She sees art as a reconnection with something beyond, which is increasingly essential in a time of anxiety – especially for the young who have grown up connected to social media and suffered its enervating effects. Her two grown-up children have experienced nothing but an internet-connected world. “Both of them have reported to me how their generation is very anxious,” she says. “They are absorbed by it, and that worries me. I feel as an artist my contribution is to recreate this space where people can remember what they are.”

Claudia, 52, grew up in Sao Paulo to a Brazilian mother and Italian father. She moved to the UK 30 years ago, initially living in Wadhurst before moving to Catsfield, near Hastings, 12 years ago. She is classically trained in the piano having studied at a Sao Paolo conservatoire. She feels both the influence of studying music and her Brazilian upbringing can be seen in her work – particularly in its minimalist leanings. “I grew up with an eastern influence,” she says, having studied the eastern influence on Brazilian art for her MA. “There is a Zen and Buddhist tradition and spiritual approach to mark-making with calligraphy. There was a big surge of Japanese immigrants to Brazil at the end of the 1800s. Everything I do is a bit minimalist and Zen. Everything I did before I started my art has contributed – nothing has been wasted!”

She enjoys the supportive atmosphere of being in Hastings: “I like the music scene and events like Fat Tuesday where they play live music in the pubs. I like walking to the sea. I have lots of artist friends who talk about their projects which is very inspiring.”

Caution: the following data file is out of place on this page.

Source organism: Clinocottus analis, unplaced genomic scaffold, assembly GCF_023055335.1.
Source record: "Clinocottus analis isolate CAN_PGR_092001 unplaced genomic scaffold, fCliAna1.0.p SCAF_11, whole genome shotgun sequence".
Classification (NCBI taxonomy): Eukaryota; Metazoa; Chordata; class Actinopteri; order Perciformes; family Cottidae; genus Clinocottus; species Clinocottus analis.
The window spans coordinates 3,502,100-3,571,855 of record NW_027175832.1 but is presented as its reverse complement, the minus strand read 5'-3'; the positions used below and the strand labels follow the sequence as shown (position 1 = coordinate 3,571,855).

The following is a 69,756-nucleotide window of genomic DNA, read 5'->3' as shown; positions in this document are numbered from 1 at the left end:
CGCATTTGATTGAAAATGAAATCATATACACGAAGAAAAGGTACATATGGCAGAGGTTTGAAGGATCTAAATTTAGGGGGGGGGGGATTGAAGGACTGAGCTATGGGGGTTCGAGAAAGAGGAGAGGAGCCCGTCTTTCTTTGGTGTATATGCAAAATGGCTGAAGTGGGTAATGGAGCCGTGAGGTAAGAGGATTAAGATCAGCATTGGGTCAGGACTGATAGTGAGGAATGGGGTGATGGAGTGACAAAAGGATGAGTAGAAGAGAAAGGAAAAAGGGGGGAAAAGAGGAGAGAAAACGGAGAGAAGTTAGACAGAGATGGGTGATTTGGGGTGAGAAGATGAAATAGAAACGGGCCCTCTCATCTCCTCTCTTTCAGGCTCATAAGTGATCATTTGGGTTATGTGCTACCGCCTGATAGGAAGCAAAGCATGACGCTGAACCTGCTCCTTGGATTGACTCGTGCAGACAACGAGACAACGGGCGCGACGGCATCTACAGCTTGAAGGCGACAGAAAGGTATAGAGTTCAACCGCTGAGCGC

There is the chance of a future collaboration with fellow Hastings-based landscape artist Alan Rankle, who showed her work in a Milan exhibition he organised earlier this year. “Alan wants to do some diptychs of his work and my work,” she says. “He’s a landscape painter and I’m a landscape painter – his work is more representational and I’m more abstract. When you put them together they really work.”

She also has a series of photographs she took from the plane while travelling to the US, which could form the basis of another series. She sees her Visual Sounds paintings as having come to a close, but she would like to do an artistic performance with music in the future. When she talks to Sussex Life she’s preparing for a trip to Brazil. “I want to do some very large paintings when I come back,” she says. “I might have a different influence – last year I was doing lots of big blues and whites. I don’t know what the next phase will be – allowing yourself to not know where you are is not a bad thing!”

Sky #2 by Claudia De Grandi, oil on canvas, 110 x 130 cm, June 2016 (Photo by Alexander Brattell) Sky #2 by Claudia De Grandi, oil on canvas, 110 x 130 cm, June 2016 (Photo by Alexander Brattell)

Good to know

Claudia is opening her studio in Block Two, Unit 8 of Brook Way Business Park, Ivy House Lane, TN35 4NN on Saturday 9 and Sunday 10 June 2018 from 2pm to 6pm to show her series Horizonsand Waves. Other visits are by appointment only – please email claudiadegrandis@gmail.com.